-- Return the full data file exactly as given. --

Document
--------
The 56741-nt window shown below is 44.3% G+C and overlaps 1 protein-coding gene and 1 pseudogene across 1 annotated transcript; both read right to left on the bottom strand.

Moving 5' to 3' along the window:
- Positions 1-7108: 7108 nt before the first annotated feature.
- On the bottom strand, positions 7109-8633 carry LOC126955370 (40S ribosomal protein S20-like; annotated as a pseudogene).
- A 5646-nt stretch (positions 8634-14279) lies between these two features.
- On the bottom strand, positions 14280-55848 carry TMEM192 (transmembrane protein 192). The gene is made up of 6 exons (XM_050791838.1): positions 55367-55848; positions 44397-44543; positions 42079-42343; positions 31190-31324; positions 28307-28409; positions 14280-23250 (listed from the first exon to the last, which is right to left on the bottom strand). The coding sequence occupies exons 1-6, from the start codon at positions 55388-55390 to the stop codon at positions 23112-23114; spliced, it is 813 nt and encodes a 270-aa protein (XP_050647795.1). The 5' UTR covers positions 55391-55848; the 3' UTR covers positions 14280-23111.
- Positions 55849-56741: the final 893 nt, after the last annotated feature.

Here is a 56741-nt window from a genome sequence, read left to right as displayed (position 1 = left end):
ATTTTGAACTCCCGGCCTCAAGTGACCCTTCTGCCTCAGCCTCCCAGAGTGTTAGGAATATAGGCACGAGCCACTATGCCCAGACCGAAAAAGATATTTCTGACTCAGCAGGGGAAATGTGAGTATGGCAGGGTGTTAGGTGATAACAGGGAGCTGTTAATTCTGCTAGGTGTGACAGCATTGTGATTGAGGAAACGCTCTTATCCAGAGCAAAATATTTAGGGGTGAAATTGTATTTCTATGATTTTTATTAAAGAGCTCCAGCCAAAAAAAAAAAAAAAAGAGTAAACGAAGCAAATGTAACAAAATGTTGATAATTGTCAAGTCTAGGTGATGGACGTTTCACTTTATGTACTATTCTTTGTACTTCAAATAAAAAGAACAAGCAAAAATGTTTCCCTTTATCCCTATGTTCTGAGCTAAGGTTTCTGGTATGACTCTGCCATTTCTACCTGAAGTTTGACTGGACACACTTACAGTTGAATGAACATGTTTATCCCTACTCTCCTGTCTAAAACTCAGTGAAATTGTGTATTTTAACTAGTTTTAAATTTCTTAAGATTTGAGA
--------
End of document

The 56741-nt window shown below is 44.3% G+C and overlaps 1 protein-coding gene and 1 pseudogene across 1 annotated transcript; both read right to left on the bottom strand.

Moving 5' to 3' along the window:
- Positions 1-7108: 7108 nt before the first annotated feature.
- On the bottom strand, positions 7109-8633 carry LOC126955370 (40S ribosomal protein S20-like; annotated as a pseudogene).
- A 5646-nt stretch (positions 8634-14279) lies between these two features.
- On the bottom strand, positions 14280-55848 carry TMEM192 (transmembrane protein 192). The gene is made up of 6 exons (XM_050791838.1): positions 55367-55848; positions 44397-44543; positions 42079-42343; positions 31190-31324; positions 28307-28409; positions 14280-23250 (listed from the first exon to the last, which is right to left on the bottom strand). The coding sequence occupies exons 1-6, from the start codon at positions 55388-55390 to the stop codon at positions 23112-23114; spliced, it is 813 nt and encodes a 270-aa protein (XP_050647795.1). The 5' UTR covers positions 55391-55848; the 3' UTR covers positions 14280-23111.
- Positions 55849-56741: the final 893 nt, after the last annotated feature.

Here is a 56741-nt window from a genome sequence, read left to right as displayed (position 1 = left end):
ATTTTGAACTCCCGGCCTCAAGTGACCCTTCTGCCTCAGCCTCCCAGAGTGTTAGGAATATAGGCACGAGCCACTATGCCCAGACCGAAAAAGATATTTCTGACTCAGCAGGGGAAATGTGAGTATGGCAGGGTGTTAGGTGATAACAGGGAGCTGTTAATTCTGCTAGGTGTGACAGCATTGTGATTGAGGAAACGCTCTTATCCAGAGCAAAATATTTAGGGGTGAAATTGTATTTCTATGATTTTTATTAAAGAGCTCCAGCCAAAAAAAAAAAAAAAAGAGTAAACGAAGCAAATGTAACAAAATGTTGATAATTGTCAAGTCTAGGTGATGGACGTTTCACTTTATGTACTATTCTTTGTACTTCAAATAAAAAGAACAAGCAAAAATGTTTCCCTTTATCCCTATGTTCTGAGCTAAGGTTTCTGGTATGACTCTGCCATTTCTACCTGAAGTTTGACTGGACACACTTACAGTTGAATGAACATGTTTATCCCTACTCTCCTGTCTAAAACTCAGTGAAATTGTGTATTTTAACTAGTTTTAAATTTCTTAAGATTTGAGA